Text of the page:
indented lines in one part of soap + discoloration

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thirdway_lhl

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Hello! I've been learning from and reading SMF for a couple years now but finally registered 🥂

I've been having some trouble making uncomplicated soap batches lately, so I thought I'd post here to see if anyone can help identify what's going on in the latest batch.

I used to live in a tropical climate and recently moved to the midwest (US) and have been having some issues with partial gel. Last night, I tried CPOP for the first time - I soaped with oils and lye between 109-114F (if I remember correctly!), stuck it in the oven at 175F for about 20min, then turned off the oven and left it there overnight. The soap was totally cool (when I touched the outside of the mold) in the morning - this is in contrast to other recent batches where I just insulate with two towels and leave it on the counter overnight - those batches are often still warm to the touch in the morning. Anyhow...I digress...

There are several issues with this soap - there's definitely partial gel in the center (which surprised me, because I was really thinking I would avoid it by CPOPing)...and my new TD didn't disperse well :( But the mysteries I'm hoping to get some input on...
- what caused the indented lines running horizontally in the green layer? Are these glycerin rivers? Or essential oils that maybe didn't get fully incorporated? I did, however, stick blend a bit after I put in the essential oil blend...maybe that wasn't a good idea but I thought that would help make sure they were properly incorporated. What this actually reminds me of is photos of "ghost swirls" I've seen...but that is a water difference...so I'm a bit stumped.
- why are there two different shades of green (as shown in second photo)? This only happened on the edges of the mold. I've often dealt with soda ash on the edges of soaps but this doesn't look the same. It almost looks like an intentional swirl.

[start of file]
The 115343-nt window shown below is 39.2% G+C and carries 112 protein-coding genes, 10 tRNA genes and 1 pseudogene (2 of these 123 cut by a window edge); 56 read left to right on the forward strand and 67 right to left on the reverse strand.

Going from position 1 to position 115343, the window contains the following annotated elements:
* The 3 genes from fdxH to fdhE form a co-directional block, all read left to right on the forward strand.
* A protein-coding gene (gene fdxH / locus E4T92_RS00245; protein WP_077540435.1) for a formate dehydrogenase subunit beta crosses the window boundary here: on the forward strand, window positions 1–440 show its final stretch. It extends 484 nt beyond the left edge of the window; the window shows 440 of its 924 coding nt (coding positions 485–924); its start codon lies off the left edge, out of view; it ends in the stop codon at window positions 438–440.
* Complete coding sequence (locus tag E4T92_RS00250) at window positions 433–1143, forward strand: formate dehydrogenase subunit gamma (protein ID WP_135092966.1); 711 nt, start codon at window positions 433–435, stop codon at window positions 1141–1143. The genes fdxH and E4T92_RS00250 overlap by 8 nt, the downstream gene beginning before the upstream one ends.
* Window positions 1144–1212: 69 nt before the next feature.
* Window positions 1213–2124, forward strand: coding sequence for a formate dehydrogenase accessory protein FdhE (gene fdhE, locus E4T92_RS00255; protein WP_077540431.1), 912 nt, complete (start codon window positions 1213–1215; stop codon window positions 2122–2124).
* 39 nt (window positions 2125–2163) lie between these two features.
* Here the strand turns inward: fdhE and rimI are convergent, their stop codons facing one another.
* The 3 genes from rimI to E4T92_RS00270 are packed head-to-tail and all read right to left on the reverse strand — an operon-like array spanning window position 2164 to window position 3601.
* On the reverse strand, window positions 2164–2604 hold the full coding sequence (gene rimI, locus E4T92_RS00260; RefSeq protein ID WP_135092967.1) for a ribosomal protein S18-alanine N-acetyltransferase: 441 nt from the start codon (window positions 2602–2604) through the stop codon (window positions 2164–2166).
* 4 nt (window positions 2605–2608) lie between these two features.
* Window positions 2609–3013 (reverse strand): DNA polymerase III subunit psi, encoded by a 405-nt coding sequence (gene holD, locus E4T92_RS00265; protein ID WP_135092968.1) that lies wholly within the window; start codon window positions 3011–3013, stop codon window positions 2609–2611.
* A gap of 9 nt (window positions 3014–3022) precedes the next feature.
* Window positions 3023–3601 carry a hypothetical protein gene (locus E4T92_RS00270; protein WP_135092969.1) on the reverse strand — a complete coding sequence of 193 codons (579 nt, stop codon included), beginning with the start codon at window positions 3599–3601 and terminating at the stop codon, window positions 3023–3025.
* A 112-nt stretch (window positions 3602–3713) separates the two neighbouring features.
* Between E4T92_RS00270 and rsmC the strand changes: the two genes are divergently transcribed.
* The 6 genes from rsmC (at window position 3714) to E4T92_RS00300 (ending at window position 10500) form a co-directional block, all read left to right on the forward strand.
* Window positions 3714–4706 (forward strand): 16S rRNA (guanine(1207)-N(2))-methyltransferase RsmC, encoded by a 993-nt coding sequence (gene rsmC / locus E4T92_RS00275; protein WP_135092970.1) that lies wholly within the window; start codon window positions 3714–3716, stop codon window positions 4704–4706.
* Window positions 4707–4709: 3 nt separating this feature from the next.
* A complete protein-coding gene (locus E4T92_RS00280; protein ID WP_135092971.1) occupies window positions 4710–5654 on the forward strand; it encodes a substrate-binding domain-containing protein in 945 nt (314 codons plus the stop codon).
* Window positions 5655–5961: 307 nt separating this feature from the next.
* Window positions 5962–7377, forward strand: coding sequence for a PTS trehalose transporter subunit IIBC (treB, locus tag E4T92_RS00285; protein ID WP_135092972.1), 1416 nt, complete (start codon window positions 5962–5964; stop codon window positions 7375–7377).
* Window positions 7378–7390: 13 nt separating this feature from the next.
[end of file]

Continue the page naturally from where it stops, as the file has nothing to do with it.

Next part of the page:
Any ideas on what's going on here? Thanks so much for reading...I'm including recipe info below...

coconut oil 203g
lard 50g
shea 125g
olive pomace 300g
canola 175g
castor oil 63g

water 229g
NaOH 123.8g

lye concentration 35%
superfat 6%

essential oil blend: peppermint, listea cubeba, lemon 5x, bergamot
WhatsApp Image 2024-02-10 at 19.51.40.jpeg

WhatsApp Image 2024-02-10 at 19.51.39.jpeg
 
The indented lines are probably from overheating. Most folks preheat the oven to 175F but turn it off immediately once they put the soap inside. By leaving the oven on, you were lucky to get only that mild tunneling, and not a full volcano.

You didn't mention what you used for the green color. Without knowing that, my best guess is that the color variations are either glycerin rivers or soda ash, or a combination of the two Glycerin rivers are always more likely with added heat, as well as TD. I also get glycerin rivers sometimes with French green clay, so if you used that for your green color, that could be a factor, as well.
 
Hi @AliOop, thanks for the reply! That's helpful. I used a combo of French green clay and a green mica.

An update: maybe 24hrs after being cut, the lighter green faded to be the same as the darker green color. That was interesting...then the bars also developed more soda ash, especially around the circle of the partial gel.

That brings me to another question...if the tunneling was due to overheating, why do you think the loaf didn't completely gel? Is it possible that the temp was too high at the start, and then dropped too quickly or something?

Thanks again for any ideas :)
 
It’s certainly possible. I do agree that it’s odd to have partial gel when the oven was so hot. To quote our resident soap philosopher, @KiwiMoose: “Soap do what soap do.” 🤷🏻‍♀️😉

I personally use a heating pad and an overturned box, rather than the oven. It allows me to keep a better eye on things (although I rarely check on it anymore - just set and go).
 
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